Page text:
Paper is one of the most important and widely used consumer materials with an endless ability to be transformed. If it is writing paper, paper used for printing, magazines, newspapers, cardboard or packaging paper all of them are made out of a valuable resource and should be recycled for reuse.
Despite the rapid development of electronic communication systems, demand for paper products is still growing. In 2007-2008, Australians consumed 4,250,000 tonnes of paper. This consumption costs millions of trees - one great reason to recycle.
Modern paper production involves mechanical, chemical - or a combination of both - pulping to convert raw materials into various paper products. These processes consume large amounts of energy and use valuable natural resources, including trees and water.
Trees are the main resource in the paper production, a tonne of paper consumes approximately 20 full-grown trees while recycling 1 tonne of paper saves 13 trees.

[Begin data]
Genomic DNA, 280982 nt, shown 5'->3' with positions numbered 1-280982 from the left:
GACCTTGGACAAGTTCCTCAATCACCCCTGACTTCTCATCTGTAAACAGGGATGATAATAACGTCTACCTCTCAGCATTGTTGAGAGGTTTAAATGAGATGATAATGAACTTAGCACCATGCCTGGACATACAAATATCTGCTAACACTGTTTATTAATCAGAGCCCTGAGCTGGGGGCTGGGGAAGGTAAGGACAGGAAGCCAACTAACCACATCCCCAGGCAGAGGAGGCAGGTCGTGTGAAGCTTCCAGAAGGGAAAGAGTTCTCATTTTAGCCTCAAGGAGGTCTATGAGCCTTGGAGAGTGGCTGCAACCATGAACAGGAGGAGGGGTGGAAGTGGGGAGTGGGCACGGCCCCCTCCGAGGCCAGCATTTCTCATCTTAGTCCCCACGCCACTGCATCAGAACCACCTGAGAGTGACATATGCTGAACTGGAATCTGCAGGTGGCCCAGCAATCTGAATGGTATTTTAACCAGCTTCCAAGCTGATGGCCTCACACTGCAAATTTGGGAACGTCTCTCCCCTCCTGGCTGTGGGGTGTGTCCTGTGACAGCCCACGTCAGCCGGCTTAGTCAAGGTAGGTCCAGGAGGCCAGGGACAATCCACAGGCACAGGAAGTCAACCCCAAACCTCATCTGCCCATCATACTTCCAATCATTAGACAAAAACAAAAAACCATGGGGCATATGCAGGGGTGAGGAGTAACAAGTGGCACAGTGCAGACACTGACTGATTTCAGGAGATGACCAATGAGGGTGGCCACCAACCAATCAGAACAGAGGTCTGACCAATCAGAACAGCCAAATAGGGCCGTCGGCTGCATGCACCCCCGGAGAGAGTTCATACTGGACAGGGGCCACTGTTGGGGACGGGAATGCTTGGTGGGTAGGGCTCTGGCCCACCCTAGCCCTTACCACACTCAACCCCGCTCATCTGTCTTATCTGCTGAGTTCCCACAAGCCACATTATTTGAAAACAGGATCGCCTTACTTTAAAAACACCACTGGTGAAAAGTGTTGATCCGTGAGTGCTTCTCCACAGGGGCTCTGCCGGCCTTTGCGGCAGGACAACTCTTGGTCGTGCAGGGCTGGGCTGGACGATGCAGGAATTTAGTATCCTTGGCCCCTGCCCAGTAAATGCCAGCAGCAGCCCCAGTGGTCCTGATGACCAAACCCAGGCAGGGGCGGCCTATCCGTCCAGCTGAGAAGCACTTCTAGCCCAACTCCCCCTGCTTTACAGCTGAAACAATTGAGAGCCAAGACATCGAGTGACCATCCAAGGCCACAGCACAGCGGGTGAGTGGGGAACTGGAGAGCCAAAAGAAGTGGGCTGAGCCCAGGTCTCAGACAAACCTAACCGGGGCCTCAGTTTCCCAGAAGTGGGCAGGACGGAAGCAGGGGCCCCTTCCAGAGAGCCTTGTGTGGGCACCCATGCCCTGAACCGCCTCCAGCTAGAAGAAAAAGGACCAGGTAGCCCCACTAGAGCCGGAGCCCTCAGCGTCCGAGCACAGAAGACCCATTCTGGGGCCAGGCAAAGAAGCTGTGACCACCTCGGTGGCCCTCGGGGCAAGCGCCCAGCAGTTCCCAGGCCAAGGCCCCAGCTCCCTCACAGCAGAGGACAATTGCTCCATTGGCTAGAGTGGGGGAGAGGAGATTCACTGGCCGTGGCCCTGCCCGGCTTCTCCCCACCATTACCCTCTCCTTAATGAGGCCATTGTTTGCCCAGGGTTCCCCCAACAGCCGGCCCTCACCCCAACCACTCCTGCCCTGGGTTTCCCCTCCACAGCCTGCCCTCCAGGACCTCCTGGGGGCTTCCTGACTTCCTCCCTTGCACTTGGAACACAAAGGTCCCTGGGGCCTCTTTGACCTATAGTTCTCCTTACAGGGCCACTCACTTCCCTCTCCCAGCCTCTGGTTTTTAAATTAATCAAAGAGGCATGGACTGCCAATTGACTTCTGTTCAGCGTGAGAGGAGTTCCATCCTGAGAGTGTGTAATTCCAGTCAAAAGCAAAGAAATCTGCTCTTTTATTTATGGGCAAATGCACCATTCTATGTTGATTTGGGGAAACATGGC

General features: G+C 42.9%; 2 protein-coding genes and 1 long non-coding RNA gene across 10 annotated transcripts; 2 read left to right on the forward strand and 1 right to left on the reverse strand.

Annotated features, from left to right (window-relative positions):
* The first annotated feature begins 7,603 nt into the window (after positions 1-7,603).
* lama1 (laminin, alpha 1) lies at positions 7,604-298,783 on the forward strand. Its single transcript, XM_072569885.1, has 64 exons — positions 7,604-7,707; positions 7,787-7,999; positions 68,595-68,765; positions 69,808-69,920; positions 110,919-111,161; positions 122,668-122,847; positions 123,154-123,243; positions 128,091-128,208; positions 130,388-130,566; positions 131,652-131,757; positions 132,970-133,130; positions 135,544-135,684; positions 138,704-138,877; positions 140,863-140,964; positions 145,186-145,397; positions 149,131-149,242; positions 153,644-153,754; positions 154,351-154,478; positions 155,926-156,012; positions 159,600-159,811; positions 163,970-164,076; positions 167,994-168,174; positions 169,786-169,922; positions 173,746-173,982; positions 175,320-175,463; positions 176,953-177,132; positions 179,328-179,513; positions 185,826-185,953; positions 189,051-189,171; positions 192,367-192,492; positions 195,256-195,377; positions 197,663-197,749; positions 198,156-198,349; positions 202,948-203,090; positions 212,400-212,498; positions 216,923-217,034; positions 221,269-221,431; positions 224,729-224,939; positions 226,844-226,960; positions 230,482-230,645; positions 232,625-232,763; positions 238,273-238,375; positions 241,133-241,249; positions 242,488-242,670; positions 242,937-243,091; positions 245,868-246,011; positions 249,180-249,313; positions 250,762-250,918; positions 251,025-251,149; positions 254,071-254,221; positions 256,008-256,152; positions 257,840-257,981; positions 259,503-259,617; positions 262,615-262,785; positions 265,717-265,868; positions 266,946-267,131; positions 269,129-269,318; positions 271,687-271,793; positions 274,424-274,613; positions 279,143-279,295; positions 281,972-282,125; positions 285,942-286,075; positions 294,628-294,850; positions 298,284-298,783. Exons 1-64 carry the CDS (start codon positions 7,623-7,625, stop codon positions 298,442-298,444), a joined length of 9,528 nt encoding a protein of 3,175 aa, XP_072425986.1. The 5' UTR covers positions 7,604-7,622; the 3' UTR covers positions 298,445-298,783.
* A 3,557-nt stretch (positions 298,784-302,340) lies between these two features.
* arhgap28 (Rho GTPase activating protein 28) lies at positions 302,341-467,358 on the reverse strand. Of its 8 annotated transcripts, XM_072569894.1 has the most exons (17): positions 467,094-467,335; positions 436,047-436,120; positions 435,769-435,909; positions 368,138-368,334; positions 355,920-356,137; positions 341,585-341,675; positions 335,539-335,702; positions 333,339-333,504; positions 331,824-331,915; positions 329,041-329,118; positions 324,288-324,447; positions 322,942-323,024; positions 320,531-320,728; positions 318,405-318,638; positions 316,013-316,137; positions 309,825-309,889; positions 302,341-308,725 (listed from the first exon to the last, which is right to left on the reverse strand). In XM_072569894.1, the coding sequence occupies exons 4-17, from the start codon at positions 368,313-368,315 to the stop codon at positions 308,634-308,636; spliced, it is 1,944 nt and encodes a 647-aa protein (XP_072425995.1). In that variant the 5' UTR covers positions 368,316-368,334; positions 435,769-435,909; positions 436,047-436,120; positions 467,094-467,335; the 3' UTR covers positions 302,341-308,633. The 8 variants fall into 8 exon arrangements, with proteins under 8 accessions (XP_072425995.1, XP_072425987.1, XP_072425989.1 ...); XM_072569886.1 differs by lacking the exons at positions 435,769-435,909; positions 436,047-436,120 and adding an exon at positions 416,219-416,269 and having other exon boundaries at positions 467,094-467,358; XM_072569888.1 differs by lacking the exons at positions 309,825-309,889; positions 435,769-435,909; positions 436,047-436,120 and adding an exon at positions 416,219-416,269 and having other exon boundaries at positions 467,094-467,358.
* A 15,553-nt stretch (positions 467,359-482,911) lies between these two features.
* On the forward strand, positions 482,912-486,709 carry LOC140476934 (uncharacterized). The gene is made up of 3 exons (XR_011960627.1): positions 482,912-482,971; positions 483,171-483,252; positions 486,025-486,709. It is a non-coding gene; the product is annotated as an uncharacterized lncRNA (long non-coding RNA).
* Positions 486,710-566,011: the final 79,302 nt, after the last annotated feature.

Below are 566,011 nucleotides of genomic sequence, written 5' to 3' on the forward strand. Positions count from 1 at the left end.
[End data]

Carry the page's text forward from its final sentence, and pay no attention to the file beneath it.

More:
To make just one tonne of paper out of virgin material over 90,000 litres of precious water are used which will fill 450 rain barrels.
Greenhouse gas emissions
When paper goes to landfill it produces dangerous greenhouse gases during decomposition. But already the production of paper emits 1,46 tonnes of greenhouse gases per tonne of paper produced.
Australians send 1.9 million tonnes of paper to landfill each year and most of it can be recycled. Newspaper is the most abundant paper waste, followed by cardboard and magazine/advertising material. All this waste fills up our landfill space, space we are fast running out of.